Coupons are one of the most basic, and oldest marketing tools that we have all taken advantage of at some point in our lives. Coca Cola pioneered the idea in 1887 by giving out over 8 million coupons for free bottles of their then unknown beverage to potential consumers. The result? Millions of people tried, and loved their product. And the rest, as they say, is history. The fact is that consumers love getting deals. It makes us feel good. When we have a coupon in our hand, we almost feel obliged to use it. How could you pass up on that deal? Forget the fact that you probably don’t really need whatever is being promoted in the coupon…but what a deal! Consumers are a funny bunch.
So let’s fast forward 123 years. Yes, coupons are still very much a part of marketing, and the consumer experience in many industries. But like any marketing strategy it has changed and evolved over the years. Introducing Groupon. Groupon is a deal of day website located in major cities across North America and Europe. Every day, the website offers one single “Groupon” in each of it’s markets, usually at 50-90% off. The Groupons can be for anything from dance lessons, to spa getaways to restaurant deals. Groupon works through collective action – meaning that a certain number of people have to sign up for the deal for it to be available to everyone. If the minimum number of people don’t sign up, then the deal isn’t given out. This reduces some of the risk for the retailers who are giving the deals. In order for the minimum number of buyers to be met, Groupon encourages its users to share the deal with their friends and family via Facebook, Twitter and Email. By using Social Media, Groupon can reach a larger audience, and almost always meets the minimum number of buyers.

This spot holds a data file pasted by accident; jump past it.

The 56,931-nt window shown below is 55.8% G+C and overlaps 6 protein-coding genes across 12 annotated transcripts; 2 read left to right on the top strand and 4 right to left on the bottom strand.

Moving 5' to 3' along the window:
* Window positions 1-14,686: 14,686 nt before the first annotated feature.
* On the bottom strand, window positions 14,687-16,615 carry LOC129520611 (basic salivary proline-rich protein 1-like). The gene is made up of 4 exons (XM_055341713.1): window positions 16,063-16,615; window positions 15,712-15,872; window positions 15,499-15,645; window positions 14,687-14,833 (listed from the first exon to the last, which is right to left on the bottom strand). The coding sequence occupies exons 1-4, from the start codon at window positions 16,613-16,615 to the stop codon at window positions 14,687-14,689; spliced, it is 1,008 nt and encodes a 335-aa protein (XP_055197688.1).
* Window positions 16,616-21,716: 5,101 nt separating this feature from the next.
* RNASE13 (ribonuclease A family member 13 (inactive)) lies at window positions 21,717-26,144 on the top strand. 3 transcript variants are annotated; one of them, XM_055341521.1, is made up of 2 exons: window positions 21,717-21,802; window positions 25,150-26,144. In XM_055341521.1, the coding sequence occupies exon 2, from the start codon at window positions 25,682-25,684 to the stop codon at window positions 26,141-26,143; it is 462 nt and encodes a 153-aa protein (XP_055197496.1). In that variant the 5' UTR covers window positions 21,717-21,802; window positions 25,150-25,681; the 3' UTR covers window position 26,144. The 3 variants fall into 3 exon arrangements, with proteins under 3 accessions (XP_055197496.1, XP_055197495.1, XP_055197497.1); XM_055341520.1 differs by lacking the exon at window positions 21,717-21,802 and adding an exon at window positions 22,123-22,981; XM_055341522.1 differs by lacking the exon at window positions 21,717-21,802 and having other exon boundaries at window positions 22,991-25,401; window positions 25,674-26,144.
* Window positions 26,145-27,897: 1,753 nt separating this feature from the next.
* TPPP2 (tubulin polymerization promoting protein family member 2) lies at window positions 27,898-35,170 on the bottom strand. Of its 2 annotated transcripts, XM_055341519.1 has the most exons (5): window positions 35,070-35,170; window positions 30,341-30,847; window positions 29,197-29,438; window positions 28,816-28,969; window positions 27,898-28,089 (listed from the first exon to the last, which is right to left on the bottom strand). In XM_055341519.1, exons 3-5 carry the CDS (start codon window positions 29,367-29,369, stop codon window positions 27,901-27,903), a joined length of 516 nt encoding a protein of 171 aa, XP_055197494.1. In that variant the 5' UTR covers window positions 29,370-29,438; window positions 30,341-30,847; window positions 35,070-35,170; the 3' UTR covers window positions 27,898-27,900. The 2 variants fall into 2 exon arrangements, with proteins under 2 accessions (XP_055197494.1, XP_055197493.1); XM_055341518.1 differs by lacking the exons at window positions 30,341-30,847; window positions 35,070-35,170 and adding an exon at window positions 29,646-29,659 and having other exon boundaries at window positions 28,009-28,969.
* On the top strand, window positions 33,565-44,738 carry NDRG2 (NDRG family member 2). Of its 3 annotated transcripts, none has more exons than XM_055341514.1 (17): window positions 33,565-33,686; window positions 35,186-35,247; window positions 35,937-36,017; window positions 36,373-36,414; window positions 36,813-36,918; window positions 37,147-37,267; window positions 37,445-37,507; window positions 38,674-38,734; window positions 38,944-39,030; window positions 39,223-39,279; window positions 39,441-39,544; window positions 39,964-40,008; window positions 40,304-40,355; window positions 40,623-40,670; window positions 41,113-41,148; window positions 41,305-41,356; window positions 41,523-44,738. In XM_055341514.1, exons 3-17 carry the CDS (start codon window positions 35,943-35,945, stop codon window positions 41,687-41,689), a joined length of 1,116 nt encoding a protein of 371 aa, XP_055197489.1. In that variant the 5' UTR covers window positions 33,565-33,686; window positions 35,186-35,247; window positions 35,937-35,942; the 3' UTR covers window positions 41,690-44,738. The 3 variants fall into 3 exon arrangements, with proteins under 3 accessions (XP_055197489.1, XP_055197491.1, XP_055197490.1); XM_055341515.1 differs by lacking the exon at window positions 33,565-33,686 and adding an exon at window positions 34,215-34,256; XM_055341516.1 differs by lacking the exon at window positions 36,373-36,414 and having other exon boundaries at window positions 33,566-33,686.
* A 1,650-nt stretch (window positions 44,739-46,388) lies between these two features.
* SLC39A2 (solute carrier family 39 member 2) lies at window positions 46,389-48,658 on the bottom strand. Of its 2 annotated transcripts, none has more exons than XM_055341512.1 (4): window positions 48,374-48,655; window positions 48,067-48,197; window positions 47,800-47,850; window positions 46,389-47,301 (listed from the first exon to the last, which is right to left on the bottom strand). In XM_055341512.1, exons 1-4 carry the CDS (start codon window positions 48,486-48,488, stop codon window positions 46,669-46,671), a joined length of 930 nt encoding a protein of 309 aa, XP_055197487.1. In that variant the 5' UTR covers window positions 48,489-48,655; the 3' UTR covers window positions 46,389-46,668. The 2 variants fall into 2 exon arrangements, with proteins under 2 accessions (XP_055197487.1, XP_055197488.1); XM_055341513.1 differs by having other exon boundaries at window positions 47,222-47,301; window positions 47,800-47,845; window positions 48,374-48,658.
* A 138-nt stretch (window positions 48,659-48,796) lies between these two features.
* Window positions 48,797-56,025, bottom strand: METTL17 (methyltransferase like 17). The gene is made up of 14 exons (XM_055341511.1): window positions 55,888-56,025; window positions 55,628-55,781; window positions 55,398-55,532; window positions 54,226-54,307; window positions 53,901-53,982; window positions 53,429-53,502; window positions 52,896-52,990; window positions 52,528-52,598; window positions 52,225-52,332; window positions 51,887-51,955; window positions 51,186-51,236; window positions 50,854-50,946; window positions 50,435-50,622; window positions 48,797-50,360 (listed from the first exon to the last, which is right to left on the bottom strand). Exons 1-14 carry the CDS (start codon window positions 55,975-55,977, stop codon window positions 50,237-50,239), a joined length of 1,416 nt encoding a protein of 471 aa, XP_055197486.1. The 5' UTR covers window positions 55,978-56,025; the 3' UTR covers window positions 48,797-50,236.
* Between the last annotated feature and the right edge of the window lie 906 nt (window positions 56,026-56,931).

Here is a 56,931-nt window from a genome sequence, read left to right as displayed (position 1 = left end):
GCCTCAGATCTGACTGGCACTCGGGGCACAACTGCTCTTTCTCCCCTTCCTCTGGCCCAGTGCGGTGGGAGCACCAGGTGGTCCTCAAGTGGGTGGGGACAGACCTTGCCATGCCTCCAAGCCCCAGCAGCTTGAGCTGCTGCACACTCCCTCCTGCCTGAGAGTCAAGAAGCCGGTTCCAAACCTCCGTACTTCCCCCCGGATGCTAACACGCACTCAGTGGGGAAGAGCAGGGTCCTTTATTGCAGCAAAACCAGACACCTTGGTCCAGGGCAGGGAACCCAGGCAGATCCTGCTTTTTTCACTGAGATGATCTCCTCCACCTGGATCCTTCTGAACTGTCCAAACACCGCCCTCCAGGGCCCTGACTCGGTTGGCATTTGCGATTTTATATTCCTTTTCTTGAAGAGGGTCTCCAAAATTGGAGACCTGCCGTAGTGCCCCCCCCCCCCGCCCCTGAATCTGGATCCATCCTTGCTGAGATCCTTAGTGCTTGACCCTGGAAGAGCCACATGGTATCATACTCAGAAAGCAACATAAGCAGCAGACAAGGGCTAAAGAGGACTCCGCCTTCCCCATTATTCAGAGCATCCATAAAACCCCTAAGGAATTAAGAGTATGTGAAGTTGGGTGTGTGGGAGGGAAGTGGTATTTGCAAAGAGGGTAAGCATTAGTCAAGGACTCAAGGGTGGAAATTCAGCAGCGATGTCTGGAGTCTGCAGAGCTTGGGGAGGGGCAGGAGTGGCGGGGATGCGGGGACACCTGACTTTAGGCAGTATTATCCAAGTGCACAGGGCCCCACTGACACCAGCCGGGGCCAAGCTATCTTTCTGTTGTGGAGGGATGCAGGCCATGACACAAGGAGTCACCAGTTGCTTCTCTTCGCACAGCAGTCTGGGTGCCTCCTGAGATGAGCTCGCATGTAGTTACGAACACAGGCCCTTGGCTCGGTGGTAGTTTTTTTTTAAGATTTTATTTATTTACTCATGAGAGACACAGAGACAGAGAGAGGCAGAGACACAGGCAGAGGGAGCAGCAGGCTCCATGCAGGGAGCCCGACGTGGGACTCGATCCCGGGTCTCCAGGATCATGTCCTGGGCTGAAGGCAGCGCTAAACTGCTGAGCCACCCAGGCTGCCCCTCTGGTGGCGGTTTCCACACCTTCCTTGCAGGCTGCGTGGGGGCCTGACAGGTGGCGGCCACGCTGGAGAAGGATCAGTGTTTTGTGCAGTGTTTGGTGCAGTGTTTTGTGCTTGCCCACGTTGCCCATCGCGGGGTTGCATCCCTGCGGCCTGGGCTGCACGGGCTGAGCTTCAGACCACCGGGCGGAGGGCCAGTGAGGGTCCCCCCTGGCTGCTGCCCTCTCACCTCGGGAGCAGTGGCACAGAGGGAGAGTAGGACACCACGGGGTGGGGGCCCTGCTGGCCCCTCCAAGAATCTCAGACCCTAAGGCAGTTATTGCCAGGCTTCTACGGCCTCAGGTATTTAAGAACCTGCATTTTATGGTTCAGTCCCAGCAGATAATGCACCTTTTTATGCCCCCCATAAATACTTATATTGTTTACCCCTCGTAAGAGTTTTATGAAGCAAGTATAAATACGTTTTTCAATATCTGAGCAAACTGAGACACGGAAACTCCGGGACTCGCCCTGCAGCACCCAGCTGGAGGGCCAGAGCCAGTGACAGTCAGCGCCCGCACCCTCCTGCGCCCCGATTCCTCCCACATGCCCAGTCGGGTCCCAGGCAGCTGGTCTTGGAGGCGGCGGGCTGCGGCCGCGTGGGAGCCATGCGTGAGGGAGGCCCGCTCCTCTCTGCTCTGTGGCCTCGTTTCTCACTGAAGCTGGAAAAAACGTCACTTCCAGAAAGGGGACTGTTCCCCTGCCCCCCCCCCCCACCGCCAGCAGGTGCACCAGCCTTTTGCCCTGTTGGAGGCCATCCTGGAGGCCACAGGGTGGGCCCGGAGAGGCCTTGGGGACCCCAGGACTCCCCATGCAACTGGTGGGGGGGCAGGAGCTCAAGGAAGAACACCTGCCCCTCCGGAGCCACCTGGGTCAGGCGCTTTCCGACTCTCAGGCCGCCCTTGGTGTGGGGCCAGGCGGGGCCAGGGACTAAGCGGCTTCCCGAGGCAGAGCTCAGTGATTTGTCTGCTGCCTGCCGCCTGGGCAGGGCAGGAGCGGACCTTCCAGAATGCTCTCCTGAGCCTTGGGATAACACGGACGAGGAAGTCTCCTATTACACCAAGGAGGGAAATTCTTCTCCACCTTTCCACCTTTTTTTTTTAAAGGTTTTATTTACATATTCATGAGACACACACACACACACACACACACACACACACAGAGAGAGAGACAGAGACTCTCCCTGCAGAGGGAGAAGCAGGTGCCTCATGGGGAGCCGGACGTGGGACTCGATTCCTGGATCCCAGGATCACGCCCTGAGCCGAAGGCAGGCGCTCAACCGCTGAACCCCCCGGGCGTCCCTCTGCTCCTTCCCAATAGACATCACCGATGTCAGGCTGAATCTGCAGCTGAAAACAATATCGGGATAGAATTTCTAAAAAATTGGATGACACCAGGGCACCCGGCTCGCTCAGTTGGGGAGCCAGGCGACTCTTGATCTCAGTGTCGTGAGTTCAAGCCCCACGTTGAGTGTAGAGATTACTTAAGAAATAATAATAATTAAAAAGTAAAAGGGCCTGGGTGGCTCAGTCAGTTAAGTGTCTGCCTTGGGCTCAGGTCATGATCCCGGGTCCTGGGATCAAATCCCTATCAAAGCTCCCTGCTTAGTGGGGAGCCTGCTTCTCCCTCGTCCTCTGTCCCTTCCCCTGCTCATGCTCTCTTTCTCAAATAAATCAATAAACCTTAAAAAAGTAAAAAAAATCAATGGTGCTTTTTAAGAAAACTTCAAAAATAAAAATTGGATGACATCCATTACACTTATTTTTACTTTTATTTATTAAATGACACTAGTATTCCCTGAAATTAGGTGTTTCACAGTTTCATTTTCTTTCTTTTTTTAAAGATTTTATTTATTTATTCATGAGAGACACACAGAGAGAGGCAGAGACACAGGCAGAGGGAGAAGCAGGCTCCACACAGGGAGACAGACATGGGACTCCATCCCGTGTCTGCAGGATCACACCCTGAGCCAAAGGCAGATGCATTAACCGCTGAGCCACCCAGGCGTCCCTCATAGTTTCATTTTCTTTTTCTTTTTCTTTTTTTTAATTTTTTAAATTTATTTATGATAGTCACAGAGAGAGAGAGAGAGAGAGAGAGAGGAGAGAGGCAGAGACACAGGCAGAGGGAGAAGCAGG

Below is a typical Groupon deal. This deal is offering $20 worth of Pizza from “Pizza Shark” for $10. As you can see at least 20 people signed up for this deal, which was the minimum set by Pizza Shark – and this coupon expires in May 2011. Once purchased, the buyer gets the coupon sent to their email. Then, the buyer must simply print off the coupon and present it upon purchase at Pizza Shark. This coupon gives new customers a reason to try Pizza Shark – it’s a win-win situation!
Groupon for Businesses
So as you can see, Groupon has great benefits for consumers. But what about businesses? Does it effectively generate sales? Branding? Repeat business? One of the main concerns that many business have with Groupon is that it is “risky”. Some brands are weary of selling on Groupon because they are afraid that selling on a discount website will devalue their brand. Well, Groupon isn’t designed for luxury brands – it is designed for local, somewhat unknown businesses that want to gain some exposure in their local market. The idea is that by offering a deal, small businesses can attract new customers. The Groupon deal, coupled with the “collective action” aspect, decreases the risk for both the consumer and the business – that’s what makes Groupon so special. Groupon brings the consumer and the business together – after that, it’s up to the business to provide the customer with an experience valuable and memorable enough for them to come back.
As a consumer, I love Groupon. I recently moved to downtown Ottawa, and am quite unfamiliar with many of the local small businesses. Groupon has given me the opportunity to try out new things and discover some hidden gems in my area.
Have you either bought or sold something on Groupon?